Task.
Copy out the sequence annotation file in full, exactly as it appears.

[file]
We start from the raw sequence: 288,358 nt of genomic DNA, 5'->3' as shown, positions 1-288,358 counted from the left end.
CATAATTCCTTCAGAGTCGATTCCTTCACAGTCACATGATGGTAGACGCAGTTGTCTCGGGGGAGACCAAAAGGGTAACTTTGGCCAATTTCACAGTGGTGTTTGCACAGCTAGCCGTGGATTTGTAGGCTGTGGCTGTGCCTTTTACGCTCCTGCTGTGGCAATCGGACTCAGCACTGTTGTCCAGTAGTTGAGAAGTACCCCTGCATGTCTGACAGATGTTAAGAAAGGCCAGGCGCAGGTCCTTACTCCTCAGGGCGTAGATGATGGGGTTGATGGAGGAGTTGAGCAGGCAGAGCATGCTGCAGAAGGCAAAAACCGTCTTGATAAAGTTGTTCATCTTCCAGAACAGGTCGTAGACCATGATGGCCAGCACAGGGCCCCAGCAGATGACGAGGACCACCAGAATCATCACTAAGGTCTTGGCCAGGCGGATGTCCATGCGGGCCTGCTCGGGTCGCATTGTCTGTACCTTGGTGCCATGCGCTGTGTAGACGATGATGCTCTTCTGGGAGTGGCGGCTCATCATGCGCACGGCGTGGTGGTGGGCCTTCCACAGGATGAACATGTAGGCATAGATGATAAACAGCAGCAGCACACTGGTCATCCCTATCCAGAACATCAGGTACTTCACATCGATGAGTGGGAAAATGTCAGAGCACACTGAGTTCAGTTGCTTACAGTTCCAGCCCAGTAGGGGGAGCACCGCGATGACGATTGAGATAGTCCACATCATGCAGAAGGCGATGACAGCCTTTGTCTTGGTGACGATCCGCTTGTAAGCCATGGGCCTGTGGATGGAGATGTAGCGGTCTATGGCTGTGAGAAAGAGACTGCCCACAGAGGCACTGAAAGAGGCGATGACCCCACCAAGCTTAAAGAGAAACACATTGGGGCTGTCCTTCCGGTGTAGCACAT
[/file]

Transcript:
We start from the raw sequence: 288,358 nt of genomic DNA, 5'->3' as shown, positions 1-288,358 counted from the left end.
CATAATTCCTTCAGAGTCGATTCCTTCACAGTCACATGATGGTAGACGCAGTTGTCTCGGGGGAGACCAAAAGGGTAACTTTGGCCAATTTCACAGTGGTGTTTGCACAGCTAGCCGTGGATTTGTAGGCTGTGGCTGTGCCTTTTACGCTCCTGCTGTGGCAATCGGACTCAGCACTGTTGTCCAGTAGTTGAGAAGTACCCCTGCATGTCTGACAGATGTTAAGAAAGGCCAGGCGCAGGTCCTTACTCCTCAGGGCGTAGATGATGGGGTTGATGGAGGAGTTGAGCAGGCAGAGCATGCTGCAGAAGGCAAAAACCGTCTTGATAAAGTTGTTCATCTTCCAGAACAGGTCGTAGACCATGATGGCCAGCACAGGGCCCCAGCAGATGACGAGGACCACCAGAATCATCACTAAGGTCTTGGCCAGGCGGATGTCCATGCGGGCCTGCTCGGGTCGCATTGTCTGTACCTTGGTGCCATGCGCTGTGTAGACGATGATGCTCTTCTGGGAGTGGCGGCTCATCATGCGCACGGCGTGGTGGTGGGCCTTCCACAGGATGAACATGTAGGCATAGATGATAAACAGCAGCAGCACACTGGTCATCCCTATCCAGAACATCAGGTACTTCACATCGATGAGTGGGAAAATGTCAGAGCACACTGAGTTCAGTTGCTTACAGTTCCAGCCCAGTAGGGGGAGCACCGCGATGACGATTGAGATAGTCCACATCATGCAGAAGGCGATGACAGCCTTTGTCTTGGTGACGATCCGCTTGTAAGCCATGGGCCTGTGGATGGAGATGTAGCGGTCTATGGCTGTGAGAAAGAGACTGCCCACAGAGGCACTGAAAGAGGCGATGACCCCACCAAGCTTAAAGAGAAACACATTGGGGCTGTCCTTCCGGTGTAGCACAT